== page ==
Bands like Black Mountain seem very rare, ably and willingly carrying on those wayward sons still in love with arena swagger and hit-making persuasion. Queens of the Stone Age aided in filling that void for a while, celebrating avant-garde manipulations of the 70s rock paradigm, but with Black Mountain the Sabbath-inspired edge gleams so brightly it’s blinding, at least this time around.
Part mind numbing, part infuriating, part stimulating and always worth discussion, Swans remain a significant force in underground and independent music and this new album sees the No Wave merge with the compositionally avant-garde.
Even if there’s that wistful, pastoral-like imagery to their sound, much of the tracks stray to their own beats, in desperate search of distinction. Instead of modest waltzes and looped drum machines, there’s an evident maturity in the way the production unveils itself as richer and far more multifaceted.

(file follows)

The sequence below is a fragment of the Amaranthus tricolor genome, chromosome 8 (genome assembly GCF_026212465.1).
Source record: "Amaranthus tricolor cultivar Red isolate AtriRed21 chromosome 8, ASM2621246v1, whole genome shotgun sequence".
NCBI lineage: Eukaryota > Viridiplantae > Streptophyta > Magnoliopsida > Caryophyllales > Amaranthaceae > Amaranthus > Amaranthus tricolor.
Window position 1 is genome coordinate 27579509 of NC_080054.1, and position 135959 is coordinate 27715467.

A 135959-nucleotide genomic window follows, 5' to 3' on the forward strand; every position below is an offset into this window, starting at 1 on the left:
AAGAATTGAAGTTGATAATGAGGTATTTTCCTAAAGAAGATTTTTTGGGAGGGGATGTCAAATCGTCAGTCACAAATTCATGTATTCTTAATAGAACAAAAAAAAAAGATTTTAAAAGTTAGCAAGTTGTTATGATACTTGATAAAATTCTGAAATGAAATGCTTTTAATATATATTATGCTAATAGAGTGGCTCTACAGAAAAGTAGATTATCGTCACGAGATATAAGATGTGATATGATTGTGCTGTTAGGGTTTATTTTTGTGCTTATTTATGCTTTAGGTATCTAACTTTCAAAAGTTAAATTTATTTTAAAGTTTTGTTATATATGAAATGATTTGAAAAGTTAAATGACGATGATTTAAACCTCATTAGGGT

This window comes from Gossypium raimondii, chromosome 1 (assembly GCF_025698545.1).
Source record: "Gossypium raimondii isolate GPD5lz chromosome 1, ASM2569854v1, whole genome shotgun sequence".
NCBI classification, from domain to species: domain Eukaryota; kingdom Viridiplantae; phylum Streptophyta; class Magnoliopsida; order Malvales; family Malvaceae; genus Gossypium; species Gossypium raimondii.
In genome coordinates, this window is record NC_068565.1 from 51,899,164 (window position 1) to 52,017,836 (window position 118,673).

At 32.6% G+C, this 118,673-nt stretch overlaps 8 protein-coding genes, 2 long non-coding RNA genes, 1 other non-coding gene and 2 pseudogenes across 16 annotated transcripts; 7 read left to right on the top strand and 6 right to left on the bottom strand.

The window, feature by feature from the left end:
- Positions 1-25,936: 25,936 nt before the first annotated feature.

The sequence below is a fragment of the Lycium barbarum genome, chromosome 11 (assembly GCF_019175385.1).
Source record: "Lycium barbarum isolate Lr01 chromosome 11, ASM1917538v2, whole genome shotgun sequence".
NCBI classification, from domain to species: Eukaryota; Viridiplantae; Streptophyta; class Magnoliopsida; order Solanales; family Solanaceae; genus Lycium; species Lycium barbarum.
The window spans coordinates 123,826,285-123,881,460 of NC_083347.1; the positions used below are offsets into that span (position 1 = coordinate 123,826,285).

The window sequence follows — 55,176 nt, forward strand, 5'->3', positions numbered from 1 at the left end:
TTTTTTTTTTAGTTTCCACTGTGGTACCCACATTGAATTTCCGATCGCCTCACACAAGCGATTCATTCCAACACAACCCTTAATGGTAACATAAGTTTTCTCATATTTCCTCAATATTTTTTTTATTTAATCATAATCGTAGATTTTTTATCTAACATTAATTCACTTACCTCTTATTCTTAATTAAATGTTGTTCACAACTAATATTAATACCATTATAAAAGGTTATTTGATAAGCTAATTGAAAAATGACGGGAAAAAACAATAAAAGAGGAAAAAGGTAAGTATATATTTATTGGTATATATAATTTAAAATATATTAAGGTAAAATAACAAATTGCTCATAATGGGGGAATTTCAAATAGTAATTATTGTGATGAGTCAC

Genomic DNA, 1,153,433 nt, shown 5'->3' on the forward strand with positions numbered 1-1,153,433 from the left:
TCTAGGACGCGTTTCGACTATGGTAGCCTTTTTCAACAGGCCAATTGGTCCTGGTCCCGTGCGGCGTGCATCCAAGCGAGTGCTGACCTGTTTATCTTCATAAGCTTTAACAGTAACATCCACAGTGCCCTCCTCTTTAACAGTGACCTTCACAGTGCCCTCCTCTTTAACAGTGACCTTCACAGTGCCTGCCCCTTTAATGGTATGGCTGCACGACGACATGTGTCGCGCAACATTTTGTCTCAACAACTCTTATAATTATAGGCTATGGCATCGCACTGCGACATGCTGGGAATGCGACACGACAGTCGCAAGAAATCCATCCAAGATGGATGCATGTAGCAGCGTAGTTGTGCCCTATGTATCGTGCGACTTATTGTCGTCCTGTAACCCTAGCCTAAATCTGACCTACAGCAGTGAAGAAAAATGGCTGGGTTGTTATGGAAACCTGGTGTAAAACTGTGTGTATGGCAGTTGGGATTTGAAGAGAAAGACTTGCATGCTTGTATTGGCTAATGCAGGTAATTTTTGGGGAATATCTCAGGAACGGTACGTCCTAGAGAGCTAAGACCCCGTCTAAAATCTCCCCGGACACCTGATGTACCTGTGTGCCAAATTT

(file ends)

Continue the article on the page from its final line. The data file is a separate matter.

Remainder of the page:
They’ve spent most of the decade shouting to be heard, but now they are content to let the music and the message flower and take root. You might think they are just tired, but their nervous energy survives intact.
Wearing his love for Bowie on his sleeve for all to see serves him well - this album is the most lyrically focused LCD outing and the most uncompromising, with most songs breaking the six minute mark and a few breaking nine. It’s not just a great dance album; it’s a great pop album.